The House on the Hill
by Roger Ley
Other stories by Roger Ley
The hotel had been derelict for more than twenty years. Sited on a hillside at the edge of the Tyrolean mountain village, facing South into both the summer and the winter sun it should have been a goldmine for its owners, but over the years, things had gone wrong. Accidents, key staff leaving suddenly, outbreaks of food poisoning, plumbing and heating failures, had all contributed to its poor reputation and lack of bookings. Finally, the owners had declared bankruptcy, and abandoned it.
Now the hotel brooded on its hillside. Through smashed windows passers-by could see the walls sprayed with graffiti, the empty indoor swimming pool piled with rubbish. The unkempt garden was currently covered with eighteen inches of snow, as was the roof, icicles hung from the blocked gutters in stalactitic clusters.
It was a Friday afternoon when Conrad, the surveyor, drove up and parked his Audi TT in the hotel’s empty car park. He approached the front doors with the glove from his right-hand dangling from his mouth as he struggled to extract the hotel keys from the zipped pocket of his puffer jacket. Carrying his iPad and ultrasonic tape measure under his left arm, he unlocked the doors and made his way inside. There would still be enough light left to complete the initial survey for the new owner’s architect. He would only need a couple of hours to take the necessary measurements and make rough sketches.
Conrad had always been sensitive to ‘atmospheres,’ and as soon as he stepped over the threshold, he felt uncomfortable. Several times, as he walked around the upper floor, he heard small noises that made him look back over his shoulder, there was never anything to be seen but he became progressively more jumpy. He continued to take his measurements and sketch the layout but he worked more quickly. His final task was to inspect the first-floor sun balcony. Holding up his iPad he poked his head out of a broken picture window to take some photographs, but as he withdrew it a large piece of glass that had been attached to the upper part of the frame, fell and smashed onto the floor just in front of him, it had nearly decapitated him. He decided to leave immediately. Anyway, he had enough information to make a start on the formal drawings back at his office in Innsbruck, after the weekend.
Conrad made his second visit a week later, this time his task was to measure and sketch the ground floor. He was consulting his digital tape measure, and wasn’t paying full attention to his footing, when he stepped on a rotten patch of flooring and fell through up to his armpits, dangling above the water-filled cellar. As he struggled to clamber back up, he imagined lying in the cold stinking water, possibly with a broken leg. Nobody at the office would miss him until the next Monday as this was to be the last stop on his way home, and he lived alone. He would have died of hypothermia before they found him. The shock of his near miss unnerved him. He decided it was time to leave, he hurried down the corridor, locked the main doors as he left and drove away.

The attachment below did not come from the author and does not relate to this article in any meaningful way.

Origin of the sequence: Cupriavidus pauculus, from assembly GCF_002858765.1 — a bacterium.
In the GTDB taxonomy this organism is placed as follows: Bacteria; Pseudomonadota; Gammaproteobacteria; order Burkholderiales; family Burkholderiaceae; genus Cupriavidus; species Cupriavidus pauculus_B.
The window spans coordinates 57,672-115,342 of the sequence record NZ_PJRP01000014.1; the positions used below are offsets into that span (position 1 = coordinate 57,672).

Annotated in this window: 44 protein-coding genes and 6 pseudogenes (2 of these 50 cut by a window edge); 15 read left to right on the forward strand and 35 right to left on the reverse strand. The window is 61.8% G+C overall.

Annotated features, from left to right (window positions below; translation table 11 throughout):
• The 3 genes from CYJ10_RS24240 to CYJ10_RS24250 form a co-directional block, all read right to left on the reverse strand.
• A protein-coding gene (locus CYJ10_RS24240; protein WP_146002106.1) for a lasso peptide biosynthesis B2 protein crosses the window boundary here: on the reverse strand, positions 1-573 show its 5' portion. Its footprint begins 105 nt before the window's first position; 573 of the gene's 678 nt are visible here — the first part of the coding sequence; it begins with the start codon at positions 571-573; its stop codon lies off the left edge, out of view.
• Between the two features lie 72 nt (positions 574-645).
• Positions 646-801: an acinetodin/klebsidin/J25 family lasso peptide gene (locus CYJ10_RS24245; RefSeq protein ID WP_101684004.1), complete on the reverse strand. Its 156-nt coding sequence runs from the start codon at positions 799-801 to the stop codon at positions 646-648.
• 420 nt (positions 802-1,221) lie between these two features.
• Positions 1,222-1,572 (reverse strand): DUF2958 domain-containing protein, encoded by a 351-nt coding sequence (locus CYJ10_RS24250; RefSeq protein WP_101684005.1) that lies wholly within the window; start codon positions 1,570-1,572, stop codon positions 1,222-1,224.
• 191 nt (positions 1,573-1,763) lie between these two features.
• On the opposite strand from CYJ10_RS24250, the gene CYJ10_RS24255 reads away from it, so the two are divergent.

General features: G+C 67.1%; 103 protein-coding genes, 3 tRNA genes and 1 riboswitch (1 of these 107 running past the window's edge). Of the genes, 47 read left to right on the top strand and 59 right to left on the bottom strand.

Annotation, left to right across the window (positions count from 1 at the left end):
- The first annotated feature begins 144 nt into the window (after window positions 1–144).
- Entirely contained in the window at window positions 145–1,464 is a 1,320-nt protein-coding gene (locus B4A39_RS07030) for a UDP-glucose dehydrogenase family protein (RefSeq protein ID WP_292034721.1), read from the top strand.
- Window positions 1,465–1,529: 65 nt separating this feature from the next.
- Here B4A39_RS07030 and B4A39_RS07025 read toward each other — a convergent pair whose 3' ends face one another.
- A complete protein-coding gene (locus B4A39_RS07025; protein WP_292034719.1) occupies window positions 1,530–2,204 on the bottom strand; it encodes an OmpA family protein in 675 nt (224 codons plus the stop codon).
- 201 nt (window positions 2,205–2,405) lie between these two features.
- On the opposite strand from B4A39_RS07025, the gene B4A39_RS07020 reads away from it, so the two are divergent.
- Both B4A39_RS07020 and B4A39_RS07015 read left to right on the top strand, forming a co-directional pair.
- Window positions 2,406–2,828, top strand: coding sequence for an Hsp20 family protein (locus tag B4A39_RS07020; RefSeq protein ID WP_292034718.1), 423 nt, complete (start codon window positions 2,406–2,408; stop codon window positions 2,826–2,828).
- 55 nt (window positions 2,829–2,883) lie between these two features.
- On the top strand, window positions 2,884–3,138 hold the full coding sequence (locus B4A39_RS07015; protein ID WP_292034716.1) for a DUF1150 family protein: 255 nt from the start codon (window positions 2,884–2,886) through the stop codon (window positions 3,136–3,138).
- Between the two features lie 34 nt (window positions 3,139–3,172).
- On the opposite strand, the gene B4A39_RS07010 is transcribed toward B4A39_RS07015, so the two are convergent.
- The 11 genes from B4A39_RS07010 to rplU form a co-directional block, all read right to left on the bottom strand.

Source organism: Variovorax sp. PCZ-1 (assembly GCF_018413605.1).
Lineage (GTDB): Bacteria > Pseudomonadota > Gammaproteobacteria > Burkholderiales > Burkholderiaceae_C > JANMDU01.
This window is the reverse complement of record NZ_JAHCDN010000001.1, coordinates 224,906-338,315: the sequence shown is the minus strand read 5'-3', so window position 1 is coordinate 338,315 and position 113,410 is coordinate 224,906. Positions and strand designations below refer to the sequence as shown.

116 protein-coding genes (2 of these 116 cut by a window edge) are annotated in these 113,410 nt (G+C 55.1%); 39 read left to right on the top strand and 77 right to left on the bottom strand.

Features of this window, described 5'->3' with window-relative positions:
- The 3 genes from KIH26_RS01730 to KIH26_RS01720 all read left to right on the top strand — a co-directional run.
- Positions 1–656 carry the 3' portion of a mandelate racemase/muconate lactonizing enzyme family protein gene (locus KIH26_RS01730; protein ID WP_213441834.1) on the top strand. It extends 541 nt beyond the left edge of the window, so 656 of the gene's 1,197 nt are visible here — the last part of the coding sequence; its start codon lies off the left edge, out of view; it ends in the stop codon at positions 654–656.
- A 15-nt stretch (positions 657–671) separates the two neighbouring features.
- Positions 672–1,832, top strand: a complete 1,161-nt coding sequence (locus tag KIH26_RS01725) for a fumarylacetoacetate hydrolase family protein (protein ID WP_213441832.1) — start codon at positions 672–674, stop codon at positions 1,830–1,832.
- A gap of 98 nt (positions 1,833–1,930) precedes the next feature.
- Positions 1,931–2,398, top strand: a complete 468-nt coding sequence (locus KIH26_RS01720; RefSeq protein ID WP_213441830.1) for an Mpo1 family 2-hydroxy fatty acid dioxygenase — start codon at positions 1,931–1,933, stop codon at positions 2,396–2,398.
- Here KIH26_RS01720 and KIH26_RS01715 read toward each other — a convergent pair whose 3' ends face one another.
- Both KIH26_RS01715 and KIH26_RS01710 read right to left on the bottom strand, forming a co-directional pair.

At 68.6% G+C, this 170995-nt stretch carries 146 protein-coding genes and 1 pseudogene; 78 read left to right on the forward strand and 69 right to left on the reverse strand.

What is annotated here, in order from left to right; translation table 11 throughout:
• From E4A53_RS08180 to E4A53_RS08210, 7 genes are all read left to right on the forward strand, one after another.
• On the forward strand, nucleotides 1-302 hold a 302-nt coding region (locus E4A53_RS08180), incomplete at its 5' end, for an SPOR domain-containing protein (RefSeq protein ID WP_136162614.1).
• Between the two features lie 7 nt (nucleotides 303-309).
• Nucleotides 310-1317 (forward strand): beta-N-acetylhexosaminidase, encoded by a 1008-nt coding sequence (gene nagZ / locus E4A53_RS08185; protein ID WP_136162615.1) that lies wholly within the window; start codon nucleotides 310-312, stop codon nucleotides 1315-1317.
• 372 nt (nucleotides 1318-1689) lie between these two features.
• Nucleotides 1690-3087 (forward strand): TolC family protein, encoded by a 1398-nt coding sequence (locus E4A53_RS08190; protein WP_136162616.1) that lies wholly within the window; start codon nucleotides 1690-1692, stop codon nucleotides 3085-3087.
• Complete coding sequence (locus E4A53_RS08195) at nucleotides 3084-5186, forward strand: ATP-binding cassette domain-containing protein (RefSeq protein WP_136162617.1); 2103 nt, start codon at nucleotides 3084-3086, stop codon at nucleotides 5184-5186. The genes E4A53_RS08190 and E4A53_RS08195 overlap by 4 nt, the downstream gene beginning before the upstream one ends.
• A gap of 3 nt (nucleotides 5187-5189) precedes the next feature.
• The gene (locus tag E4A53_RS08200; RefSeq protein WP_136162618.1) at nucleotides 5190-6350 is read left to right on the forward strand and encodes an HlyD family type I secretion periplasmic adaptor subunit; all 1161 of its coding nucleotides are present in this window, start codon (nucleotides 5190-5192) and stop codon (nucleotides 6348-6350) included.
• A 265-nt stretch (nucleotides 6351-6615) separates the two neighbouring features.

The hotel brooded on its hillside.
A week later, Conrad made his last visit. He expected it to be brief, there was no need to go inside, he just needed to measure the garden boundaries and the external dimensions of the main structure. He was working at the back of the building when he heard a faint sound above him and saw a flurry of snow as it drifted down in front of him. He looked up at just the right moment for the falling icicle, that had detached itself from the gutter two storeys above him, to plunge into his right eye, burst through the thin spheroid bone at the back of the socket, pass through the pulpy tissue of his brain, and stop as it struck the occipital plate at the back of his skull.
Conrad’s body locked rigidly, fingers extended, large muscles trembling. After a few seconds he fell forward, lay twitching in the snow and was eventually still. The icicle inside Conrad’s head slowly melted and dripped away. As there was a fresh fall of snow, the police didn’t find Conrad’s frozen body for several days.
In the morgue, after the body had thawed, the pathologist examined the wound. There was no evidence of shock effects to the tissue from the passage of a bullet, no cuts from a sharp-edged implement, say a knife or ice axe. In the end she could only state the cause of death as ‘penetration of the brain by a blunt object approximately 15mm in diameter.’ There was no evidence of foul play, no defensive wounds, no evidence of a struggle, no weapon and no suspects to interview. After a few weeks the police halted their investigations, the Coroner recorded Conrad’s death as ‘unnatural’ and released the body. His boss and a few workmates attended the sad little funeral, he had no close relatives.
The hotel continued to brood silently on its hillside.
Two weeks later, Conrad’s newly promoted deputy arrived at the hotel, intent on completing the survey. Oscar parked his Volkswagen in the car park, he didn’t think the measurements would take long, but by the time he’d finished, snow had started falling heavily so he decided to wait inside the hotel. He knew that the snow ploughs would drive through as soon as the snow stopped and, with luck, he’d be able to follow one back to the main road to Innsbruck.
He unlocked the front doors and stepped inside.